Olympus better than Fujifilm (for me)


Look at the camera and lens I used to get the images in my previous post (lower right in slideshow mode).  I have decided to use micro 4/3 sensor cameras due to a combination of size, ergonomics, image quality, and cost.  In order to keep the cost down and quality up, I purchased a used Olympus Pen E-P5 since it has the same sensor and uses the same battery as my Olympus OM-D E-M5 II.  I plan to use a few prime lenses with the E-P5 and use the E-M5 II for my longer focal length work, primarily at 300 mm focal length.  This will enable me to stop frequently changing lenses and grab and go quickly.

The E-P5 doesn’t have a EVF but I don’t need one for inside or low light work.  The lack of the EVF hump also makes it easier to carry in a vest or jacket pocket.  It is a little on the heavy side but is built like a tank and should withstand being thrown into various small bags, etc.  I need the EVF on the E-M5 II for use with long focal length lenses since it makes it easier to hold the camera-lens steady to compose in bright sunlight.  A big plus for both of the cameras is the 5-axis image stabilization system.  It is quite good, but I still need to hold the camera steady with long focal lengths to focus on the area I want.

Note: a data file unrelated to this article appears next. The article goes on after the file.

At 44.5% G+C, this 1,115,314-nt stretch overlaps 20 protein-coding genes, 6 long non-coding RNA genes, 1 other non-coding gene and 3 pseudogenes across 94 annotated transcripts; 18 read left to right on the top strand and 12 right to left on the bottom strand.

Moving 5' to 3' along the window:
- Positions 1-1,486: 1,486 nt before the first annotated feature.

I decided to sell all of my Fujifilm gear and go with Olympus due to the size and cost of the lenses.  I used my Fujifilm X-T1 and 35 mm lens for the last time to make the above picture. Using the Olympus smaller sensor cameras keeps the weight and cost of the long lenses lower.  I decided that I couldn’t afford or carry the long focal length Fujifilm lenses.  Using the E-P5 with prime lenses rather than the X-T1 enables me to have and use one system.

There are three earlier posts which discuss differences in image quality as well as some of the reasons for ending up with these cameras:  Round 1, Round 2, and Changes.  Click on each to read each of them if you haven’t already read them.  When I earlier decided to go with the Fujifilm system, I planned to only use shorter focal length prime lenses and give up images of wildlife and distant compressed landscape details, but I found that limited my photography and therefore I went back to some longer focal length photography.